states, like Florida, limit the application of liens to labor,
services, fuel, or materials.
Are you required to have a written contract in
order to effectuate a lien on an aircraft? It depends on
the jurisdiction. In Idaho, the labor, skill or materials giving
rise to the lien must be performed pursuant to a written
agreement. See Id. Code §45-1102(2)(d). Contrast that with
New York, where a written agreement is not required, but
if you provided a written quote for the materials or services,
then the lien cannot exceed the amount of the quote. See
N.Y. CLS Lien §184.
Are you timely exercising your right to a lien?
Assuming you have a basis to file a lien, you next need
to consider whether you are timely in asserting the lien.
In Maine, for example, you must exercise your right to a
lien within 90 days from rendering the materials or labor.
See 10 M.R.S. §3801. Failure to timely exercise your
right to a lien could preclude you from relying upon this
remedy to protect your interest. Therefore, it is best to
timely consider lien options in advance of your potential
need to rely upon same.
JANUARY/FEBRUARY 2023 \ AVIATIONPROS.COM / 39
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Table of Contents for the Digital Edition of January/February 2023
Inside the Fence
Airports Make Capacity a Top Issue in 2023
Airport Business 2023 Projects of the Year
Integrated Sink Puts Hand Hygiene Entirely within Reach
What to Expect for Kansas City International Airport’s New Terminal
Built for Success
Project of the Month: Collaboration Key to JAC’s Improved Water Collection Process
After the Emergency: What’s Next?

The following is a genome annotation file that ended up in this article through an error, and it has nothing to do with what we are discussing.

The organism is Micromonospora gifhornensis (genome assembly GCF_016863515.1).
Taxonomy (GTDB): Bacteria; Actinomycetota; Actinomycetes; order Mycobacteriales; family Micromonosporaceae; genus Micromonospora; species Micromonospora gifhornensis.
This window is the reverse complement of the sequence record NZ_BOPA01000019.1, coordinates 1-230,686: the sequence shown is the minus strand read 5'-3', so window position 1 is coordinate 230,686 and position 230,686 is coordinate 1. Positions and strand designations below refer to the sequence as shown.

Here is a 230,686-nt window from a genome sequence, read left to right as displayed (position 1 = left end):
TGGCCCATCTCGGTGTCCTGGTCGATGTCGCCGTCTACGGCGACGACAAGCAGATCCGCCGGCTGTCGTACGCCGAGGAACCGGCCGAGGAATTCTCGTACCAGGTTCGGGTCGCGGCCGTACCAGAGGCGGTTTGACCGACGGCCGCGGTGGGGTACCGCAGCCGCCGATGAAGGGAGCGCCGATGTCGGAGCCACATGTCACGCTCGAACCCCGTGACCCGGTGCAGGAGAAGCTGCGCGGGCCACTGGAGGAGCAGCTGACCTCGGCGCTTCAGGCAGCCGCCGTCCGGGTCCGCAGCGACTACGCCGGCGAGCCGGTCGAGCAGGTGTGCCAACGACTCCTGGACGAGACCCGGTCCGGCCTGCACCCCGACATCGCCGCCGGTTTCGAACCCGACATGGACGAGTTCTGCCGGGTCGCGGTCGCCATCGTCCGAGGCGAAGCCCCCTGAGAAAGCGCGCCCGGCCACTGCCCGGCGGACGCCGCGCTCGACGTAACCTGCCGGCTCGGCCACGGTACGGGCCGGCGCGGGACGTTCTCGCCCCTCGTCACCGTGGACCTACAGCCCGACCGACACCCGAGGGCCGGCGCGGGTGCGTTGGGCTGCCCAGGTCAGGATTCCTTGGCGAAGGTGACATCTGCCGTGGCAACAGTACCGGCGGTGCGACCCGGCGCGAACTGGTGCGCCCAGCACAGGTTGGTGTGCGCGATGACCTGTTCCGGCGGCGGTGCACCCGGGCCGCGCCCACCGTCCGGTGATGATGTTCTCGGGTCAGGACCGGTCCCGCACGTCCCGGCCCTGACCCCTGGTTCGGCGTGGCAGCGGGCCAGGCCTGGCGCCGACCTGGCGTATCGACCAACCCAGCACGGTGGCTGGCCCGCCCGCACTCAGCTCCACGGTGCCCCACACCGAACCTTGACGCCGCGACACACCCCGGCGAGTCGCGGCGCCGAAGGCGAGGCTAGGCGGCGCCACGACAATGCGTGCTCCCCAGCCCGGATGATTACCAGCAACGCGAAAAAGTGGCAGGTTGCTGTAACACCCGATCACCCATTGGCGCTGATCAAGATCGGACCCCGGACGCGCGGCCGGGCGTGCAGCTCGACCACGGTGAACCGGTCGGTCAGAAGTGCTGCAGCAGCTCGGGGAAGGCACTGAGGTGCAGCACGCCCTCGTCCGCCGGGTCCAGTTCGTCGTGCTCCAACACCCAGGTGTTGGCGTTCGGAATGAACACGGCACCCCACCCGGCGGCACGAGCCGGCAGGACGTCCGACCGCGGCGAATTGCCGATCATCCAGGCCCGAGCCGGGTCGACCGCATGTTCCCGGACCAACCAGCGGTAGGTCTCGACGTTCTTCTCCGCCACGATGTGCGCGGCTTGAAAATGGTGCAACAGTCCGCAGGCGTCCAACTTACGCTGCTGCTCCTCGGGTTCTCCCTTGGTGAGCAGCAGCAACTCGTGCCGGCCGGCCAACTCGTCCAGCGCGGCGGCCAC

January/February 2023 - 1
January/February 2023 - 2
January/February 2023 - 3
January/February 2023 - 4
January/February 2023 - Inside the Fence
January/February 2023 - 6
January/February 2023 - 7
January/February 2023 - Airports Make Capacity a Top Issue in 2023
January/February 2023 - 9
January/February 2023 - Airport Business 2023 Projects of the Year
January/February 2023 - 11
January/February 2023 - 12
January/February 2023 - 13
January/February 2023 - 14
January/February 2023 - 15
January/February 2023 - 16
January/February 2023 - 17
January/February 2023 - 18
January/February 2023 - 19
January/February 2023 - 20
January/February 2023 - 21
January/February 2023 - 22
January/February 2023 - 23
January/February 2023 - Equipment Matters
January/February 2023 - 25
January/February 2023 - Integrated Sink Puts Hand Hygiene Entirely within Reach
January/February 2023 - 27
January/February 2023 - What to Expect for Kansas City International Airport’s New Terminal
January/February 2023 - 29
January/February 2023 - 30
January/February 2023 - 31
January/February 2023 - Built for Success
January/February 2023 - 33
January/February 2023 - Project of the Month: Collaboration Key to JAC’s Improved Water Collection Process
January/February 2023 - 35
January/February 2023 - 36
January/February 2023 - Airport Guru
January/February 2023 - 38
January/February 2023 - Legal Matters
January/February 2023 - 40
January/February 2023 - After the Emergency: What’s Next?
January/February 2023 - 42
January/February 2023 - 43
January/February 2023 - 44